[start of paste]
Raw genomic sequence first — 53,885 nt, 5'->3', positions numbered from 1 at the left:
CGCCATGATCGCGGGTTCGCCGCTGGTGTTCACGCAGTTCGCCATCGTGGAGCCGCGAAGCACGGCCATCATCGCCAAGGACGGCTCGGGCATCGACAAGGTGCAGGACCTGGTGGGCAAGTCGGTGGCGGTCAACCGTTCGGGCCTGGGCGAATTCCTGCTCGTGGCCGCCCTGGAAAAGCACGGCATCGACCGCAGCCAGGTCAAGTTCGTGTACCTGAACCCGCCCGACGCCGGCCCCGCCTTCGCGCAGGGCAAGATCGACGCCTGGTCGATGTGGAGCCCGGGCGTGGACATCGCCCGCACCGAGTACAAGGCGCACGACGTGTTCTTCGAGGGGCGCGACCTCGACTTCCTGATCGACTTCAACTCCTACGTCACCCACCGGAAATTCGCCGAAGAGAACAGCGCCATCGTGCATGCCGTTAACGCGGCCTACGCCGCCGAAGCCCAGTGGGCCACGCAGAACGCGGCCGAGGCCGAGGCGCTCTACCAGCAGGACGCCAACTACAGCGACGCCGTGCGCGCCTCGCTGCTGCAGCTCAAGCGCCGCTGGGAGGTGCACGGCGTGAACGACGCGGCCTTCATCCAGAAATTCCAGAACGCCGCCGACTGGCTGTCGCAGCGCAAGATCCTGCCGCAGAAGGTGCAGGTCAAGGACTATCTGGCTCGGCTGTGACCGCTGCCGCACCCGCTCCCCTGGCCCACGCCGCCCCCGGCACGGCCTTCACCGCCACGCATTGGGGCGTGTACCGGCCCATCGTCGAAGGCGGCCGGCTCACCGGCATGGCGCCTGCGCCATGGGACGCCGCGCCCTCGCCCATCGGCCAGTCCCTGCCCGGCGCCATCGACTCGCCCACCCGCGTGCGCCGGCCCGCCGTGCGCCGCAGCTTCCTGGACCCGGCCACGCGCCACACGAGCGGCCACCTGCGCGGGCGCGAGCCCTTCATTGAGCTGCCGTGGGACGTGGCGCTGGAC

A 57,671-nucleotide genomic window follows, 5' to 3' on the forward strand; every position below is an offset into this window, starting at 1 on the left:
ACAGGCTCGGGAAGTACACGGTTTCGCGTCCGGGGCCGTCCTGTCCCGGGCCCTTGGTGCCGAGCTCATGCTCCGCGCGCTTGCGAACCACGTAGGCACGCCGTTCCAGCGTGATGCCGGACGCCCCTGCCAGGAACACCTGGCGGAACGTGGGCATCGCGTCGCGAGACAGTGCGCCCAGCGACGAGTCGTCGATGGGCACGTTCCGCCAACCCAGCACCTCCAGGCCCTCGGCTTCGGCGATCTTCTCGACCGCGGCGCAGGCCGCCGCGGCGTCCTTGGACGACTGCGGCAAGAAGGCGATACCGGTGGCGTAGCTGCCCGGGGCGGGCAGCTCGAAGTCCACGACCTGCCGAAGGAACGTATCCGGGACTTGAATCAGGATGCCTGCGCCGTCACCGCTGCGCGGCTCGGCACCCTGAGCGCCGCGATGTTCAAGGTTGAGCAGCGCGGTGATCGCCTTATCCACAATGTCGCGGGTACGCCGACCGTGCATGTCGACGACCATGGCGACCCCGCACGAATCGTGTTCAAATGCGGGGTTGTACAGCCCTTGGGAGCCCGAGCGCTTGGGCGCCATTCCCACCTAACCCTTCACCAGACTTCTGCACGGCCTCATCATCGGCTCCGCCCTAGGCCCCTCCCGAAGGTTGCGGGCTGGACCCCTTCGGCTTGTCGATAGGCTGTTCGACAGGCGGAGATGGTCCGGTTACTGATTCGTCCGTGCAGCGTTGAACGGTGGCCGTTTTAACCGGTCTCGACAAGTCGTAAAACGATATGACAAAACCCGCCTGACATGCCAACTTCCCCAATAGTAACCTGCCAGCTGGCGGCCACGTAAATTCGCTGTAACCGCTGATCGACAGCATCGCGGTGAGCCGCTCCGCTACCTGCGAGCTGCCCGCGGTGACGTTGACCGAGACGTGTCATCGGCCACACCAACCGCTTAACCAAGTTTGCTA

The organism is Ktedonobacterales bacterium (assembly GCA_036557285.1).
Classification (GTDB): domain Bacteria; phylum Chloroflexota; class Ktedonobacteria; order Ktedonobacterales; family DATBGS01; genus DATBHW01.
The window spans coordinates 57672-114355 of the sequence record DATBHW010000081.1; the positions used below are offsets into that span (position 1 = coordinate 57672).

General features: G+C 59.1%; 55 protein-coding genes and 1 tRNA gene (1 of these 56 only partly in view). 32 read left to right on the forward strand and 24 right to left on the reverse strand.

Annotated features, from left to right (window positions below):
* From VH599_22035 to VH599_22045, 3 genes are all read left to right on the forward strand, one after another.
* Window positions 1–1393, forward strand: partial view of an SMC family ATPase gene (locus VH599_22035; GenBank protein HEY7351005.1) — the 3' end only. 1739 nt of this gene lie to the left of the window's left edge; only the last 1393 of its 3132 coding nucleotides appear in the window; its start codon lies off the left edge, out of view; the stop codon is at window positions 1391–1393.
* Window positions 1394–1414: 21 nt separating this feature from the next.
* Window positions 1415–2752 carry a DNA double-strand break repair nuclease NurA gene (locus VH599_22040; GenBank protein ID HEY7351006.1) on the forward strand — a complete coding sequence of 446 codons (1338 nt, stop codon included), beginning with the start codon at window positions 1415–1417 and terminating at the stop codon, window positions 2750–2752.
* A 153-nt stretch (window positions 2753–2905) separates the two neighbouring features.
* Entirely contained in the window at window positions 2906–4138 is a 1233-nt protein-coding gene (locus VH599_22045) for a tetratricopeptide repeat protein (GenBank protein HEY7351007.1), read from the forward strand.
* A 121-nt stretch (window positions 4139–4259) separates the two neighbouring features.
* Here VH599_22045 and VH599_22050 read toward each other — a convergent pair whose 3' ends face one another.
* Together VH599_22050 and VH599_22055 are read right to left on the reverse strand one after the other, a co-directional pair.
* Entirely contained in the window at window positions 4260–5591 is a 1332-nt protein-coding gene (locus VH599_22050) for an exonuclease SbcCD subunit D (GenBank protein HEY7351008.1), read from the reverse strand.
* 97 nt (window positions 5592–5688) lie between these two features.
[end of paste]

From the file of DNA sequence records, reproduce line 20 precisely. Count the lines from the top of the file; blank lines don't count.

* 97 nt (window positions 5592–5688) lie between these two features.